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Thursday, 21 June 2007
Page: 165

Ms BIRD (12:23 PM) —I want to take the opportunity in the adjournment today to recognise National Refugee Week this week and to put on the record the work of an organisation in my own area called SCARF. I am very proud to be a patron of SCARF, and I am constantly amazed at the resilience and optimism of the human spirit when I meet the people that they have been working with in my local community.

This year’s theme of National Refugee Week is ‘the voice of young refugees’. It is aimed at focusing attention on the contribution, ideas and concerns of refugee children, teenagers and young adults. SCARF stands for Strategic Community Assistance for Refugee Families. It has over 40 volunteers and provides assistance to approximately 100 children from 45 families. SCARF is an independent not-for-profit community based incorporated association established to enhance the resettlement process of permanent resident status humanitarian visa refugees in the Illawarra.

The theme for this year’s Refugee Week relates well to the services that SCARF make available, as many of their programs are focused on assistance to refugee children, teenagers and young adults. Their main program, Homework Help, is a homework tutoring program held at Wollongong Library and at Barnados in Warrawong. But they also provide other forms of assistance, including obtaining second-hand computers, mentoring programs, education programs and workplace experience programs.

I want to take the opportunity to recognise the volunteers of this organisation. These include Julie Telenta and Colleen Derbyshire, from Warrawong High School, who assist with English as a second language classes. Many local primary school teachers and tutors also provide direct assistance to students, including Julie Thomas, Jennifer Jones, Josie Castle, Bev Loades, Madeline Roberts, Alyson Evans, Warwick Hilton, Christina Goss, Juliette Wight-Boycott, Dennis Whitfield, John Coll, Anu Gasper, Lara Leiberman, Kerry Pedersen, Ann Devenish, Peter McCall, Amanda Dean, Pat Dean, Annabelle Liesert, Jan Kent, Dorothy Jones and chairperson Graham Blunden and his wife, Gwen.

SCARF draws together a wealth of experience and expertise to provide refugee families with many types of assistance. I would particularly like to identify Chris Cartledge, who is SCARF’s self-confessed IT man. To date, Chris has helped to provide computers, donated from the community, to 16 families. He installs the computers and provides them with training. SCARF funds internet access for those families for the first six months. A number of these computers have gone to help refugees who are studying at TAFE and university.

SCARF also provides social support to refugee families. Many of the women are here with their children, but without their husbands. SCARF have volunteers who take them shopping and help with the interfacing of other community services. One of their more recent, and I think very valuable, programs involves helping these refugee families with learning to drive and to complete their 50 hours of supervised driving, as required by New South Wales regulations. Their first graduate, Eugenia Pyne, recently obtained her P-plates. She is a mother of five children, and her husband is currently teaching at a camp in Guinea. Chris Cartledge helped her purchase a van so that she is able to become more independent and transport her five children. She rang him recently, as she was very excited about doing her first shopping trip to ALDI on her own on behalf of her family, although she indicated she was a bit worried about getting in and out of the car park. I think we all share that concern with her about some car parks! Five other people have just obtained their L-plates and SCARF volunteers are helping them get on the road to complete their 50 hours. Being able to drive increases their independence, and it is clearly an important service provided by these volunteers.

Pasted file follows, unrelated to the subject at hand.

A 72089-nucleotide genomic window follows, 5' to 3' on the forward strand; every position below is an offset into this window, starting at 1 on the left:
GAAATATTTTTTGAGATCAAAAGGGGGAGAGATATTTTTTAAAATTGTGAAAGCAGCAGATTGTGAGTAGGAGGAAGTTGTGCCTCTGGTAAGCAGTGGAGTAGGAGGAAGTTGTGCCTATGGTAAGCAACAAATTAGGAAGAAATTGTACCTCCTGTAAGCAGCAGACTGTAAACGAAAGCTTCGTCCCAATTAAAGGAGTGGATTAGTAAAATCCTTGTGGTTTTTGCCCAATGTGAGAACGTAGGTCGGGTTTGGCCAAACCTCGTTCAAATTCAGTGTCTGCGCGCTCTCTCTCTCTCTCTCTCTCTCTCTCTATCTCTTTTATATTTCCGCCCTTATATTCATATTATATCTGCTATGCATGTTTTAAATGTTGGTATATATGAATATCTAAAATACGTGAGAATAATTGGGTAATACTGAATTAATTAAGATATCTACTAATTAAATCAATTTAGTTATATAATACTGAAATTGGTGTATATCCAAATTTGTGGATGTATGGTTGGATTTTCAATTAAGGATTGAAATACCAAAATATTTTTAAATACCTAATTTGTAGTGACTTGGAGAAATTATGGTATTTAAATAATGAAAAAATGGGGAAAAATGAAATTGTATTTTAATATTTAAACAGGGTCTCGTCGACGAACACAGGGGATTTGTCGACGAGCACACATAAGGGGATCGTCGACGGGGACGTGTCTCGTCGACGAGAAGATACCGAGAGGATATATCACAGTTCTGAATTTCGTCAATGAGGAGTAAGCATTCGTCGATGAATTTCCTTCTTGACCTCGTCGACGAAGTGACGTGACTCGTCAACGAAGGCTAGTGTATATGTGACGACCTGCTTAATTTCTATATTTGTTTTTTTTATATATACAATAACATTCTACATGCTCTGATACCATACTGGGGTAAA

SCARF has a very strong committee, including secretary, Sharyn Mackenzie; Graham Blunden as the chairperson; Treasurer, Terry Nutt; Jane Coburn, who assists with publicity and promotion; and, Sarah Chisholm, who writes submissions for funding. Sharyn and her husband, Kel, have operated SCARF out of their spare bedroom for the last two years and have given a huge amount of time and resources to assisting refugee families to settle and successfully integrate in the Illawarra. I commend all of the people involved in this volunteering. I am sorry that they recently failed in receiving a federal government grant but I am sure that, with continued support, they will go from strength to strength in our local community.